It should be appreciated that color-coding and display size are not the only ways of highlighting information of interest to the user. For example, extra content, such as a thumbnail image, an icon, or another graphical indicator, can be displayed for higher-rated results or for full versions of abbreviated results. Although not pictured, multiple controls or a multi-purpose control can be provided to allow users to define or set a number of parameters or presence of extra content. Such parameters or extra content can include a date of a result item, a file size, existence or availability of graphical, audio, or video information, a number of query terms present in a web page, a number of hyperlinks in a web page, or a number of images in a web page, among others.
Turning now to
With reference to
A user selects a result item at process block 1045. At decision block 1050, a determination is made whether the result item selected is an abbreviated version. If yes, processing continues to process block 1055 where the abbreviated version is expanded to a full version for the user. Processing then continues to decision block 1060 where it is determined whether the user has selected the full version. If yes, processing continues to process block 1065 where the user navigates to a linked item. If the determination made at decision block 1050 is no, processing also continues at process block 1065. Processing concludes at END block 1070.
In order to provide additional context for implementing various aspects of the subject invention,
Moreover, those skilled in the art will appreciate that the inventive methods may be practiced with other computer system configurations, including single-processor or multi-processor computer systems, minicomputers, mainframe computers, as well as personal computers, hand-held computing devices, microprocessor-based and/or programmable consumer electronics, and the like, each of which may operatively communicate with one or more associated devices. The illustrated aspects of the invention may also be practiced in distributed computing environments where certain tasks are performed by remote processing devices that are linked through a communications network. However, some, if not all, aspects of the invention may be practiced on stand-alone computers. In a distributed computing environment, program modules may be located in local and/or remote memory storage devices.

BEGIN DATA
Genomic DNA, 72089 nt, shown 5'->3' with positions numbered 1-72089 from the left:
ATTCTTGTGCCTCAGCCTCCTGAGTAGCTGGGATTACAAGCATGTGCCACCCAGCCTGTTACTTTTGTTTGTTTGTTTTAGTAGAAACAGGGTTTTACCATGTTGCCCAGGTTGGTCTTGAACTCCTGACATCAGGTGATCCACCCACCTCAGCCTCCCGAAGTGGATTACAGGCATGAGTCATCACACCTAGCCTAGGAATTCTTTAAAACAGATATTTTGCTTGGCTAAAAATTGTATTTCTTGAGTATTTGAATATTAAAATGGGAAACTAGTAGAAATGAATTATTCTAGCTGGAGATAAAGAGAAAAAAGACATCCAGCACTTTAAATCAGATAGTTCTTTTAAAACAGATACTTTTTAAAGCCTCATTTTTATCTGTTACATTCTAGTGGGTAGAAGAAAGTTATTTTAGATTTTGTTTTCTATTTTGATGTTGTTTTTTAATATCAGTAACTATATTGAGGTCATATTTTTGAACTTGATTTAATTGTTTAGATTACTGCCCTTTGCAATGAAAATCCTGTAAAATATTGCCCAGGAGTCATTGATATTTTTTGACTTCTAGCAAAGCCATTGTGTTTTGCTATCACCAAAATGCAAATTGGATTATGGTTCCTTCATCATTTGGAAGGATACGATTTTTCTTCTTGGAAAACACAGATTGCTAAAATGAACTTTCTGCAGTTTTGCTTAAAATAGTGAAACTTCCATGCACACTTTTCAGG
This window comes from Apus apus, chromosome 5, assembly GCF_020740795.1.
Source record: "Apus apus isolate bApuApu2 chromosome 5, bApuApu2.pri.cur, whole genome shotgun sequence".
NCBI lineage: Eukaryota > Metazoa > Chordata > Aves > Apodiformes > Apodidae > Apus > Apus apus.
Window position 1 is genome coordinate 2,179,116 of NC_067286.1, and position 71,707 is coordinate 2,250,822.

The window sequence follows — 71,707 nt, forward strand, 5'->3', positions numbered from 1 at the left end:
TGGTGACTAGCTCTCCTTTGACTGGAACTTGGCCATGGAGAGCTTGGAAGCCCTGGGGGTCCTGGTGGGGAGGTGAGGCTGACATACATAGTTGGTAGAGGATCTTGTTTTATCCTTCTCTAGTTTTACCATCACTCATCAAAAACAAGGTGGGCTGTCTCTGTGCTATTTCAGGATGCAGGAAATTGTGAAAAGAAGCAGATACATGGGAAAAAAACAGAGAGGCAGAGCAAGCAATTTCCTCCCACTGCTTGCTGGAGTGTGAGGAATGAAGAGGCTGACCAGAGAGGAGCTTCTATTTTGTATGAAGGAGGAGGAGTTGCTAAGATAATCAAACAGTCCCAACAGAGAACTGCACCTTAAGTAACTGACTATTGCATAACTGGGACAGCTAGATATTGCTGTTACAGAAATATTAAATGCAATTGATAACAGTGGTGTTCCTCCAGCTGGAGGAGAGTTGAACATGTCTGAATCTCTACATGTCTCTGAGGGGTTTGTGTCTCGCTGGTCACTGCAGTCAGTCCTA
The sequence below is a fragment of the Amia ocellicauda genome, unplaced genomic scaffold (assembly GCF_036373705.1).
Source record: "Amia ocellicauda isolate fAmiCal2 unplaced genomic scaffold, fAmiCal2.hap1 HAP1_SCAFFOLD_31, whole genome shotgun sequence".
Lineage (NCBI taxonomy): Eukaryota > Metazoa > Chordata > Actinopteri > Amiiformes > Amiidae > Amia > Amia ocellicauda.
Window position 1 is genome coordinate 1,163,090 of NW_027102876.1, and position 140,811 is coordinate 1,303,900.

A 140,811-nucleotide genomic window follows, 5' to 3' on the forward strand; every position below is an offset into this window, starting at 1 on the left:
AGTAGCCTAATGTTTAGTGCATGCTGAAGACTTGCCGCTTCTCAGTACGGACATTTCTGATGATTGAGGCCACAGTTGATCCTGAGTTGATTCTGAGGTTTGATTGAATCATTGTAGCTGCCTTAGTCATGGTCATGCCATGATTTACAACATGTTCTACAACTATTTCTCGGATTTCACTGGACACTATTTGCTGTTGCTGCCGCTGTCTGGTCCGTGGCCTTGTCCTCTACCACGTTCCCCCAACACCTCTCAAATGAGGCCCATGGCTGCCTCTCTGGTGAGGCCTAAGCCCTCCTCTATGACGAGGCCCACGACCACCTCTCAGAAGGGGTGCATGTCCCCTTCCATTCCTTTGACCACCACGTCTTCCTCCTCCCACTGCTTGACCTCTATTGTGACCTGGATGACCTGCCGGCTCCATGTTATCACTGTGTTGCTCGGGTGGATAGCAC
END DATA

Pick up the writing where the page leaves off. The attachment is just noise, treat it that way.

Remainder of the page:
One possible means of communication between a client 1110 and a server 1120 can be in the form of a data packet adapted to be transmitted between two or more computer processes. The system 1100 includes a communication framework 1140 that can be employed to facilitate communications between the client(s) 1110 and the server(s) 1120. The client(s) 1110 are operably connected to one or more client data store(s) 1150 that can be employed to store information local to the client(s) 1110. Similarly, the server(s) 1120 are operably connected to one or more server data store(s) 1130 that can be employed to store information local to the servers 1140.
With reference to